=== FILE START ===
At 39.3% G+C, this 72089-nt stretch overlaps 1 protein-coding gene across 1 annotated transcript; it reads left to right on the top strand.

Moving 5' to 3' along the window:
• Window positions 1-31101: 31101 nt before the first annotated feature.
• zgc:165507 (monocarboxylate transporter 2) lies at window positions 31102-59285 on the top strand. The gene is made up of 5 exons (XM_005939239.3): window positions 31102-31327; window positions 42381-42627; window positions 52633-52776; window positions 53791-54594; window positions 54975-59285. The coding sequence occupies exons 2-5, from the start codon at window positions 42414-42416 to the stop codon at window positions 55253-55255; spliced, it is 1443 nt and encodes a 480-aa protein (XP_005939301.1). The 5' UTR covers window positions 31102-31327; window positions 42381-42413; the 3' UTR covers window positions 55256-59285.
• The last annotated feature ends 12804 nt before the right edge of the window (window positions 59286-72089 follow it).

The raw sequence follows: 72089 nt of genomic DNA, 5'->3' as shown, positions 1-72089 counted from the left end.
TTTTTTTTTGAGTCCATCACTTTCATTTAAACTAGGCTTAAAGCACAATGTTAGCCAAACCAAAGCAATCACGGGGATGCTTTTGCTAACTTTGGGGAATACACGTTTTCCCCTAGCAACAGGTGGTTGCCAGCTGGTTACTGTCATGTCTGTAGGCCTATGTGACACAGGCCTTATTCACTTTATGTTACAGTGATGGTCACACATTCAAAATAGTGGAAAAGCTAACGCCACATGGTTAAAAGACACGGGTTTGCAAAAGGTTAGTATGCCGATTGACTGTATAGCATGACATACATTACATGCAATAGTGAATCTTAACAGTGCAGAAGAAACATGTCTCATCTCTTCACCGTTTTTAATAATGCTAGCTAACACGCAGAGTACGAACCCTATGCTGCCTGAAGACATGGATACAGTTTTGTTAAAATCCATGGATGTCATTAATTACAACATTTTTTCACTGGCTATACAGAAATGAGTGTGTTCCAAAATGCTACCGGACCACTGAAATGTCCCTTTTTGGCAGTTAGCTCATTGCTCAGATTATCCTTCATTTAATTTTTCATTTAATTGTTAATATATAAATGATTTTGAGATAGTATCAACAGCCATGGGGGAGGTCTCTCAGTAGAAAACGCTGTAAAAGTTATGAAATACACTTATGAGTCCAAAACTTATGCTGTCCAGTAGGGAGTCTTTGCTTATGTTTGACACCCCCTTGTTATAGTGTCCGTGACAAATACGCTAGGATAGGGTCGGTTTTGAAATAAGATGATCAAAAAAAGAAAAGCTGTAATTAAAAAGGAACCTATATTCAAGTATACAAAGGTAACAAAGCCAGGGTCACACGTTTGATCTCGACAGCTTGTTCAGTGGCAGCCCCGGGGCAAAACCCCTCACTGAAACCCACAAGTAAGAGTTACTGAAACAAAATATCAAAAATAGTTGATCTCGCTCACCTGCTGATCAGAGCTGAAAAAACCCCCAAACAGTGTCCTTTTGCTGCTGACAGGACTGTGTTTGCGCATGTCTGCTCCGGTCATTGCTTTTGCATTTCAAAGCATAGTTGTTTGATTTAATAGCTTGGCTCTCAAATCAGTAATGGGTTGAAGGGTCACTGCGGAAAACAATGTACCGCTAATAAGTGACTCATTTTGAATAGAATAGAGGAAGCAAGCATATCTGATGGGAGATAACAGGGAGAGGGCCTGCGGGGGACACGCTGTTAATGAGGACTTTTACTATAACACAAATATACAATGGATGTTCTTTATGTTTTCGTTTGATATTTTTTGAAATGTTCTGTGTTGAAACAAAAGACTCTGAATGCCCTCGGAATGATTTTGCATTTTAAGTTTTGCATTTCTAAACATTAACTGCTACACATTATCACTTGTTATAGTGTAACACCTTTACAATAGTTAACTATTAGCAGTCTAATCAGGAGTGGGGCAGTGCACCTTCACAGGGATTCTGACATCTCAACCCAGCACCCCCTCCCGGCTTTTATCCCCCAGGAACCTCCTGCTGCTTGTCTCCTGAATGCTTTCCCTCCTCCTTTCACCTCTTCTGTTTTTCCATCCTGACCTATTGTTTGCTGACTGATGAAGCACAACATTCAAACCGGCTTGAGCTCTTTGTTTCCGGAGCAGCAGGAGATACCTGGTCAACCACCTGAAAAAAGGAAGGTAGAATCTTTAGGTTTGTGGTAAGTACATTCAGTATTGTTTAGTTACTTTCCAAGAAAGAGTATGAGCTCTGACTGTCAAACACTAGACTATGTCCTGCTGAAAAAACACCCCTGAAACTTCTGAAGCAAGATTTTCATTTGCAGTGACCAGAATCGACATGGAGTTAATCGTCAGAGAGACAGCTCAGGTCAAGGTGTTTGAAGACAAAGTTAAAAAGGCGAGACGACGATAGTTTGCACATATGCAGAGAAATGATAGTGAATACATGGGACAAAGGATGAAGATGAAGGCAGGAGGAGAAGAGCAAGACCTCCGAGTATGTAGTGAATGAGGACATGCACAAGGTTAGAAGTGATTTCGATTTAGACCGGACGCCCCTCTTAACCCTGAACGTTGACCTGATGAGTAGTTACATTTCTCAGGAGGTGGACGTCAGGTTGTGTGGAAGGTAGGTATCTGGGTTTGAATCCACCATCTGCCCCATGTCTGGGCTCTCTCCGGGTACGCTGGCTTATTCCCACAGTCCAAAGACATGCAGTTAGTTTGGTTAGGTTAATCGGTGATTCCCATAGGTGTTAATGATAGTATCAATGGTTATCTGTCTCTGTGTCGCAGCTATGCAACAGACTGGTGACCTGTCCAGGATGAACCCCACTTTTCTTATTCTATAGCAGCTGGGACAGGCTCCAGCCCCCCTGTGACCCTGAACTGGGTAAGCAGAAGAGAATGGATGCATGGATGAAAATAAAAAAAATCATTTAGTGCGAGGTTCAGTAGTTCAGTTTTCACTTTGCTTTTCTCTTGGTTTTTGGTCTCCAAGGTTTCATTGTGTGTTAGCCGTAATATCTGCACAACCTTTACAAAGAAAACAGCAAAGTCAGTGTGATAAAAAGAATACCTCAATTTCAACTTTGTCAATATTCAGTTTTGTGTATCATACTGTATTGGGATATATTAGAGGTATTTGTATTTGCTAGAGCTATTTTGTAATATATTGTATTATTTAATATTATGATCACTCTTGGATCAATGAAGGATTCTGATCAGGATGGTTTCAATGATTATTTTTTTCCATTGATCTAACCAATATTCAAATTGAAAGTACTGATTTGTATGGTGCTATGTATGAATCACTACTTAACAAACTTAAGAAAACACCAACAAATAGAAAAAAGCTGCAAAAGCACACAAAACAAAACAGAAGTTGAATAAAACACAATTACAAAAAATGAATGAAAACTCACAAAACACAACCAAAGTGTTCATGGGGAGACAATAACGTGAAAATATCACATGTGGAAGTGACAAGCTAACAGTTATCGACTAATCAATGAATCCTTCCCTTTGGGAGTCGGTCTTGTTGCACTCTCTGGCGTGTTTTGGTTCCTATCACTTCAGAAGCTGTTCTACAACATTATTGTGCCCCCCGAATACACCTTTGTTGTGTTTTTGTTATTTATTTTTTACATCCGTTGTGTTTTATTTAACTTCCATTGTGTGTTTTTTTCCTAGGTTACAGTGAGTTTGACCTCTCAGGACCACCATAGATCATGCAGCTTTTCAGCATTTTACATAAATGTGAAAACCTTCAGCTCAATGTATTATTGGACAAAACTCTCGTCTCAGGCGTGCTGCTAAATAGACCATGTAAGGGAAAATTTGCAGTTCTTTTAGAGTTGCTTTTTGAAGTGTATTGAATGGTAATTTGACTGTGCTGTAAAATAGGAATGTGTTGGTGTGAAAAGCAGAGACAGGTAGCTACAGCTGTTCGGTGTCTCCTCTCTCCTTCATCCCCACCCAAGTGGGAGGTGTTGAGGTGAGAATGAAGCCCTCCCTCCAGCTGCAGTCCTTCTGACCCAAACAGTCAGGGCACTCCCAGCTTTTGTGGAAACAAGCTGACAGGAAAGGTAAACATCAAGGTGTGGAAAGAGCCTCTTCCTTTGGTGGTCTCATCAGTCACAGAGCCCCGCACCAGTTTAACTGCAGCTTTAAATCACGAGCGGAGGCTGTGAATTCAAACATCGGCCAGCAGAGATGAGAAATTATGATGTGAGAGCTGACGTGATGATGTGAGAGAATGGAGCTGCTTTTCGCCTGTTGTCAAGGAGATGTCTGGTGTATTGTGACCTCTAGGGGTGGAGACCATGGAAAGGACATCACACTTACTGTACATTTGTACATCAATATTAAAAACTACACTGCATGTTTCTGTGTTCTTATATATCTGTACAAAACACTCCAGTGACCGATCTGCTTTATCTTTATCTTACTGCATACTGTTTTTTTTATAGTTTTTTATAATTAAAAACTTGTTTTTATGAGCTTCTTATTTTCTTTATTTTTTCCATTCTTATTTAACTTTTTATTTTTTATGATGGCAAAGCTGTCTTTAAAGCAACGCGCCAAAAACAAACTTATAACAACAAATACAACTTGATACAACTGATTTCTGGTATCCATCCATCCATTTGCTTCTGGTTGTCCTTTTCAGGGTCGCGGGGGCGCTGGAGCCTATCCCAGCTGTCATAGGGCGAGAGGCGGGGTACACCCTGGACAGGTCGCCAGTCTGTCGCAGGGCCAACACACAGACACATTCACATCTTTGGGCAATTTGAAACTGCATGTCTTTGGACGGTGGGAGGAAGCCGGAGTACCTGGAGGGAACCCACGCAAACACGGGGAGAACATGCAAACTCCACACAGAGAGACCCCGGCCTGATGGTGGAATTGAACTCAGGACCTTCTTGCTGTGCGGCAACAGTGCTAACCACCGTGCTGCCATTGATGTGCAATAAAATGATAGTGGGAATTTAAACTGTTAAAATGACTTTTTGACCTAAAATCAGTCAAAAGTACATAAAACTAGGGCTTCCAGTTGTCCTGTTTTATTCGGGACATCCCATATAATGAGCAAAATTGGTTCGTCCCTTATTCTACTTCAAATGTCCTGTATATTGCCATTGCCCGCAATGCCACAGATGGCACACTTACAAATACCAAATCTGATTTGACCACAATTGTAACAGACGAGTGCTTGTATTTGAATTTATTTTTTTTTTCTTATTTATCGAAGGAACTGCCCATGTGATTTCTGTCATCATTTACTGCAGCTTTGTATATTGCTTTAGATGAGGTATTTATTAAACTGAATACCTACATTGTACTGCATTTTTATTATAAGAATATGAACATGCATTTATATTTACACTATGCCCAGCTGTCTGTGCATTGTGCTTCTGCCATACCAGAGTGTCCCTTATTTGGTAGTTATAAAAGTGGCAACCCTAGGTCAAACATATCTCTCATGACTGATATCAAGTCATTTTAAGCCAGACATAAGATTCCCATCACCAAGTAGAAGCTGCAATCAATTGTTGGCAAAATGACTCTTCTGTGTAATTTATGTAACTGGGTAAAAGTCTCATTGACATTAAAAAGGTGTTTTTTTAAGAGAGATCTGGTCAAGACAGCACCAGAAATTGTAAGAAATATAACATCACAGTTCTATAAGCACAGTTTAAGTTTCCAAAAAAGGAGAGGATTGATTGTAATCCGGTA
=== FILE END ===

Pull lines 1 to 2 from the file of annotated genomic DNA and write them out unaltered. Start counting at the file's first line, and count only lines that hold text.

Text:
At 39.3% G+C, this 72089-nt stretch overlaps 1 protein-coding gene across 1 annotated transcript; it reads left to right on the top strand.

Moving 5' to 3' along the window: